The Top 10 Shocking Traditions From Around the World

You might think some of your culture’s traditions are strange, but some traditions are so bizarre you might not even believe they’re real. Well, believe it; these 10 shocking traditions from around the world will either make you want to travel or stay at home indefinitely. Grab a globe, and check them out below!

Number Ten: Sateré-Mawé Tribe Tradition. Before a boy can become a man in this Amazonian tribe, he has to wear gloves. But these aren’t just any gloves – the gloves are filled with bullet ants. One sting from a bullet ant is up to 30 times worse than a bee sting. The boys must wear these gloves for 10 minutes, and they must repeat this ritual 20 times over the course of a day.

Number Nine: Kanamara Matsuri. On the first Sunday of April every year, the Japanese host a festival called Kanamara Matsuri to celebrate fertility. Also known as the penis festival, it has become somewhat of a tourist attraction, as attendees can enjoy penis candles, penis food, and Elizabeth, a giant pink penis.

Number Eight: Bride Kidnapping. This practice is seen in Romani communities around the world. If a Romani man likes a certain woman, he simply kidnaps her. If he is able to keep her for three days without her escaping, she “officially” becomes his wife. It is also known as marriage by abduction.

Number Seven: La Tomatina. This is an annual tomato fight in Spain that occurs in the last Wednesday in August every year. To begin this food fight, a giant, greased pole with a ham on top is presented. When someone climbs to the top of the pole and knocks the ham off, the tomato fight begins.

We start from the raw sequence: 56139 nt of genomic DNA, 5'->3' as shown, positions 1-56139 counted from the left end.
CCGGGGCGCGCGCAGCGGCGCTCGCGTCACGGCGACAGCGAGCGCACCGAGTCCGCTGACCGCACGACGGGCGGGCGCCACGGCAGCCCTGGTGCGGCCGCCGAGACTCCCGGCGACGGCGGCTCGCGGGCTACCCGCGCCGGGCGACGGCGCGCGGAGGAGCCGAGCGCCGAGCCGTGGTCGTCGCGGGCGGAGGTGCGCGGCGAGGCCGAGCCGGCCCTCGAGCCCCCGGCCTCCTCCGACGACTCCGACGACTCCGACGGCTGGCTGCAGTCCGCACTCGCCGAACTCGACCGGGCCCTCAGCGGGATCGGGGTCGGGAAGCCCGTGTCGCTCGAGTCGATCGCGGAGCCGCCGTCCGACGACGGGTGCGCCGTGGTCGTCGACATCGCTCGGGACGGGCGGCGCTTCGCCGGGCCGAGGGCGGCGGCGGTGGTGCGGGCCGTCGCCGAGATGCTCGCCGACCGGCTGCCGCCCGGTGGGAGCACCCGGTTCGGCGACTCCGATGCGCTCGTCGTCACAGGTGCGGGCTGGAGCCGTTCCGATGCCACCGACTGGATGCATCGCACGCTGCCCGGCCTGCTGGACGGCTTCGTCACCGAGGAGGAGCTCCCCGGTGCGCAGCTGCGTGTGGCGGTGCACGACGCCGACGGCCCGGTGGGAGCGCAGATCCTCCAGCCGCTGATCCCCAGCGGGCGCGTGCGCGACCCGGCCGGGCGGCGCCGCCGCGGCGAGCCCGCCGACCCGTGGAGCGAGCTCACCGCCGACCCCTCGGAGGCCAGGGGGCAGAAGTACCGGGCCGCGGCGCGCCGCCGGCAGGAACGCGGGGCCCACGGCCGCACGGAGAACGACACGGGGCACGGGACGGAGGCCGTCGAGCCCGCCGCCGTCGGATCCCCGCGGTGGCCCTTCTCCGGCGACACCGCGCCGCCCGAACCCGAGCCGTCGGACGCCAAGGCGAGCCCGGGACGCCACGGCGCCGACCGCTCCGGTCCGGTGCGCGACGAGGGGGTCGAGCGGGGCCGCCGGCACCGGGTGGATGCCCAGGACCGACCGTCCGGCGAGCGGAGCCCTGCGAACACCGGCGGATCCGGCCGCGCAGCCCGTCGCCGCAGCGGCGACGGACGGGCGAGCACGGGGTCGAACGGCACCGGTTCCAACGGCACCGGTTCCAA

Number Six: Baby Throwing. For the past 500 years, Indians have been throwing babies out of windows. The tradition is supposed to bring luck to the baby, and most babies are younger than two years old when they are thrown. Though the babies are thrown down onto a cloth held below, it is still an incredibly dangerous practice.

Number Five: The Walking Dead. The Toraja people of Indonesia have an interesting way of dealing with funerals. If a family does not have enough money for a proper burial, they wrap the body in gauze, place it in a temporary coffin, and bring it to their home until they have enough money for a proper burial. When they do have enough money, the corpse is unwrapped from its temporary coffin and physically walked to its new burial spot.

Number Four: Finger Amputation. Another Indonesian tribe deals with death in an interesting way – by amputating their fingers. No, not the fingers of the deceased – their own fingers. It is a way to display physically the grief they’re experiencing inside. It is normally the women who do this.

Number Three: Fire Walking. In China, newlywed husbands display their devotion to their bride in an interesting way. Following a wedding ceremony, the husband walks across a bed of hot coals while carrying his wife.

Number Two: Cannibalism of the Dead. One South American tribe decides to deal with death in a very unappetizing way: by eating the dead. The dead bodies are first cremated, and then they are consumed in a soup.

Number One: Man Down. Former Russian leader Peter the Great used to greet every diplomat with a 1.5-liter jug of vodka, and he required the diplomat to consume the vodka before negotiating with them. From this developed the game “Man Down.” The game involves a group of people drinking until they physically can’t anymore, or until someone falls over.